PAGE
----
The latency comparison indicates that accelerators in [8] take 32–88 cycles for computing various target functions, whereas the SAC architecture takes 16-574 cycles (0.34-12 ns 46.9M *Hz*). In both cases, the latency includes the cycles taken in supplying data, transferring output and configuring the architecture. The increased latency in this work is primarily due to the serial nature of the proposed architecture; however, cycle optimizing techniques focused on restricting the data movements are adopted while developing the mapping methodologies. In general, biomedical signal processing applications expect moderate processing rates from the processing platforms due to the nature of biomedical signals (data rates up to 320Kb/s [30]) as well as the data manipulation techniques. This ensures that the upper bound of operating frequency of SAC architecture was sufficient to support a variety of biomedical algorithm processing.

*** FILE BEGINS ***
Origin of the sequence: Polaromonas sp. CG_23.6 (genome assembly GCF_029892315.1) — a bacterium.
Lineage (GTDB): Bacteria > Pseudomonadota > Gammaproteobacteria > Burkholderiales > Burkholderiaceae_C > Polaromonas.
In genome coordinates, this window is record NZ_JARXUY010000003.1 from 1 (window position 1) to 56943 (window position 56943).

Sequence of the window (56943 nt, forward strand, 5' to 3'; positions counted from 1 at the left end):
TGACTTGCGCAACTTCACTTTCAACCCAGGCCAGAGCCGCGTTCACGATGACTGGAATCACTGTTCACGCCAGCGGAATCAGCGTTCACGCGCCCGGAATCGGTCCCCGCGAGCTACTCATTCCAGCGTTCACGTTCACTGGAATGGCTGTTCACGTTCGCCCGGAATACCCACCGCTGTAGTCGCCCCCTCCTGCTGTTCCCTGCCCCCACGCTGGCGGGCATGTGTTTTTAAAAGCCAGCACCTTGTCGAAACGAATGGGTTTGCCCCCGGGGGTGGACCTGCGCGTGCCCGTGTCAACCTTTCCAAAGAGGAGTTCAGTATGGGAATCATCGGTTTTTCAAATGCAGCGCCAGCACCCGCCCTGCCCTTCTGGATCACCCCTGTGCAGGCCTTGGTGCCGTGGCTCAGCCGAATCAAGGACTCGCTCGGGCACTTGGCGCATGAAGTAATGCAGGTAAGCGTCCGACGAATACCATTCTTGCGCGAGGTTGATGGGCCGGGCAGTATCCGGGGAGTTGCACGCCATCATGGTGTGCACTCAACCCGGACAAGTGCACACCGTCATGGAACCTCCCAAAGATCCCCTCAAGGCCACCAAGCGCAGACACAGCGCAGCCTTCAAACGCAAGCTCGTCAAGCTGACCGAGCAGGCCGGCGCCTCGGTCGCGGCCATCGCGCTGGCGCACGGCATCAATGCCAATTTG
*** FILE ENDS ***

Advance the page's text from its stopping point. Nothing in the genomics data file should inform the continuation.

## Conclusion

A shift-accumulate-based architecture is developed with configurable datapath that supports dominant DSP functions for biomedical signal processing. The architecture exhibits different topologies for efficient realization of functions. Efficient mapping methodologies are developed for FIR, CORDIC, DWT, DCT, *etc.*, by exploiting algorithm regularities that ensure cycle efficient calculations by eliminating redundant computations and limiting memory requirements. Additionally, SAC architecture contains a configurable datapath that can be leveraged to support algorithm advancements. Additionally, the architecture supports modularity, *i.e.* multiple SAC architecture units can be connected to exercise various topologies and functionalities.